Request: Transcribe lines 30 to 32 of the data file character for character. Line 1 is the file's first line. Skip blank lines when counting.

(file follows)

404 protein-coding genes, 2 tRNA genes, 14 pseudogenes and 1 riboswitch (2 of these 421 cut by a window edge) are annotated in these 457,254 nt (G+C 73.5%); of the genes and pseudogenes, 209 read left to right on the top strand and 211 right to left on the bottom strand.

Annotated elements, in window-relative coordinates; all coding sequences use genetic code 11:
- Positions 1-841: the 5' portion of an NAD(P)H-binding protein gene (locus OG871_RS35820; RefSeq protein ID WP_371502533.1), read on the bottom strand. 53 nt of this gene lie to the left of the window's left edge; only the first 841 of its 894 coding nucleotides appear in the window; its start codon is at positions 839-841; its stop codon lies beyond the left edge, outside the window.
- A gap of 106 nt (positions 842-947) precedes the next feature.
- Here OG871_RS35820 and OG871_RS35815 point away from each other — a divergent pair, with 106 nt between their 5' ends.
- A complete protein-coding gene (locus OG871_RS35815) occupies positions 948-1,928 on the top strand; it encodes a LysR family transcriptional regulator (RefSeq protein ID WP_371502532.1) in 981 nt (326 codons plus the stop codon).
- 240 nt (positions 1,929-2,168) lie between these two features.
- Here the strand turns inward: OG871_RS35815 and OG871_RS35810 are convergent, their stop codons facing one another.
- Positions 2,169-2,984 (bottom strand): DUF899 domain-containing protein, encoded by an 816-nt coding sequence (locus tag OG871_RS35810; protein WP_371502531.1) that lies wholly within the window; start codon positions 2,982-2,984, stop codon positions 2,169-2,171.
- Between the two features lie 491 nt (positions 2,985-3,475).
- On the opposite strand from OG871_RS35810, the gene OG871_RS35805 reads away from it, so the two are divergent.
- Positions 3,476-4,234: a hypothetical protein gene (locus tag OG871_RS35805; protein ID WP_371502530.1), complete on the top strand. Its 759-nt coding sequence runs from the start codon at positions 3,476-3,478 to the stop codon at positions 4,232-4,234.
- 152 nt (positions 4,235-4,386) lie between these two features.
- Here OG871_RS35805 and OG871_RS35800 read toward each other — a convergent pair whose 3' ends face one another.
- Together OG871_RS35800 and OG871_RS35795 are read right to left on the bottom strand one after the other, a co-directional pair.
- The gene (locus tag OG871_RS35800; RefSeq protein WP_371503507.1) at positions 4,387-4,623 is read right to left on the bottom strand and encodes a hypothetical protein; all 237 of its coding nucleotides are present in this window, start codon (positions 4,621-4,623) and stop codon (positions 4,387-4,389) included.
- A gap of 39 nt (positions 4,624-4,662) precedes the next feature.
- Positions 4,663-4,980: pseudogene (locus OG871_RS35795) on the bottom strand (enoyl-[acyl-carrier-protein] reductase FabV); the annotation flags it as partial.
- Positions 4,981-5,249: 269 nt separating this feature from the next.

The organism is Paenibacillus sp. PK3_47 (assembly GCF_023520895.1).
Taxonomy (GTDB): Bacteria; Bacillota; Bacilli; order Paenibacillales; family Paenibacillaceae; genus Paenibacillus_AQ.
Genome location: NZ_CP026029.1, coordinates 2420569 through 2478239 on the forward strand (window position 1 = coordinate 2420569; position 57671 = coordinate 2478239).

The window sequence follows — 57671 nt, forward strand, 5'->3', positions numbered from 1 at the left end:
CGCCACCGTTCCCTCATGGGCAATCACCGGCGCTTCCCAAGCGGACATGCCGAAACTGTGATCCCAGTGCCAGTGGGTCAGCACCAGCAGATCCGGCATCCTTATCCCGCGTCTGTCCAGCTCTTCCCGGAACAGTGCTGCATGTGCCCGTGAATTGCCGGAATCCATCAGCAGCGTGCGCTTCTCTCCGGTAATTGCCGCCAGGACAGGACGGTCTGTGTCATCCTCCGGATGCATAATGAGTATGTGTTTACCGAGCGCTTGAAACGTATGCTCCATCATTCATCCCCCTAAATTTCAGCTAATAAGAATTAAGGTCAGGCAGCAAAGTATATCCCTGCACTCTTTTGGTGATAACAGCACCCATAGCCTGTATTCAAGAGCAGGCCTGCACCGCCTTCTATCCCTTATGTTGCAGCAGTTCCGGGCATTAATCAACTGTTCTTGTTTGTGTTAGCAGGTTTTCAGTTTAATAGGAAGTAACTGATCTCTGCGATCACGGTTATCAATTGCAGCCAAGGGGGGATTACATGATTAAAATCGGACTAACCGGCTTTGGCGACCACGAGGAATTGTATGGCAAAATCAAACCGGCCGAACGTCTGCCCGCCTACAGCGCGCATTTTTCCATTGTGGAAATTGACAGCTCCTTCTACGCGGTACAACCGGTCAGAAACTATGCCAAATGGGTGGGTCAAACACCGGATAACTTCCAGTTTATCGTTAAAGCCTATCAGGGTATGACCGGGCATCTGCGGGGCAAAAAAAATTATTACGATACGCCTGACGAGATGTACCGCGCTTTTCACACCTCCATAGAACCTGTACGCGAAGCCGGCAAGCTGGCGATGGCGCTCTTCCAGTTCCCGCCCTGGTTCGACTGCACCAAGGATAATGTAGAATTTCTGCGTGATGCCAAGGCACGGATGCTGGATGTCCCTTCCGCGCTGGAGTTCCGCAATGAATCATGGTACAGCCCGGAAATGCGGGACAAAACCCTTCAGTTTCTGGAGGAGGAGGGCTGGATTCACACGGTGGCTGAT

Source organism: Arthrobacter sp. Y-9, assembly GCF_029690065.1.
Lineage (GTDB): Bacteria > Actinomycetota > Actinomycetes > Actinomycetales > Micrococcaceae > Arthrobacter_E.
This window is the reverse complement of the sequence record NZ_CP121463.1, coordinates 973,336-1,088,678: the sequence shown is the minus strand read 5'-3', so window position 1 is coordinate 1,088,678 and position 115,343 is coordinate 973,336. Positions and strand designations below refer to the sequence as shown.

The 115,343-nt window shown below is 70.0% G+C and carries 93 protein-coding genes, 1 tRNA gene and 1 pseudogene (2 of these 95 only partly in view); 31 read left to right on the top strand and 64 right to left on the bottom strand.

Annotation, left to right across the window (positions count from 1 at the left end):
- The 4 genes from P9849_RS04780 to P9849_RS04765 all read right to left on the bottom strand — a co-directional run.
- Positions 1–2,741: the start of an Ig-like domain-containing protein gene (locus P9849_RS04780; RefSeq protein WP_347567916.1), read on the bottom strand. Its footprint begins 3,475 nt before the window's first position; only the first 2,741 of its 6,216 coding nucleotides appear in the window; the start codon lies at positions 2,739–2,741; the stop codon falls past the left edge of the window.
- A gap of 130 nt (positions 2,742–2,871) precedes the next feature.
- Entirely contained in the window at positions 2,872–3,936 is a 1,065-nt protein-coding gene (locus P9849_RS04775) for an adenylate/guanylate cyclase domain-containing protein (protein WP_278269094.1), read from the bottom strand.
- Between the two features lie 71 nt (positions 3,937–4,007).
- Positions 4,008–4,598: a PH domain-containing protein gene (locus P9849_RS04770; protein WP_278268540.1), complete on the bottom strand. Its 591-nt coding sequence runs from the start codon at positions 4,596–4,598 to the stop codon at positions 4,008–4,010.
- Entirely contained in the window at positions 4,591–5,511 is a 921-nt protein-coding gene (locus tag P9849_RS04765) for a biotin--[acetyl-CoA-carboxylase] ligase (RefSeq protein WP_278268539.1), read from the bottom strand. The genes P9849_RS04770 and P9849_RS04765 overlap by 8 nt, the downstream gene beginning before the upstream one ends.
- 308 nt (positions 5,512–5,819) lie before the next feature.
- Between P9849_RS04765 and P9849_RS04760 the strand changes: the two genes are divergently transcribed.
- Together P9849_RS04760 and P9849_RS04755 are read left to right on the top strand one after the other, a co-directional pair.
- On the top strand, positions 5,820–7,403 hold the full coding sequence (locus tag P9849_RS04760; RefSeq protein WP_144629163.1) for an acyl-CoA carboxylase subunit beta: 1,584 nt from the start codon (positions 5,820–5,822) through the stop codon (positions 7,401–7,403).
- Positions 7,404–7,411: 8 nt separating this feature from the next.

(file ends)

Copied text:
- The 4 genes from P9849_RS04780 to P9849_RS04765 all read right to left on the bottom strand — a co-directional run.
- Positions 1–2,741: the start of an Ig-like domain-containing protein gene (locus P9849_RS04780; RefSeq protein WP_347567916.1), read on the bottom strand. Its footprint begins 3,475 nt before the window's first position; only the first 2,741 of its 6,216 coding nucleotides appear in the window; the start codon lies at positions 2,739–2,741; the stop codon falls past the left edge of the window.
- A gap of 130 nt (positions 2,742–2,871) precedes the next feature.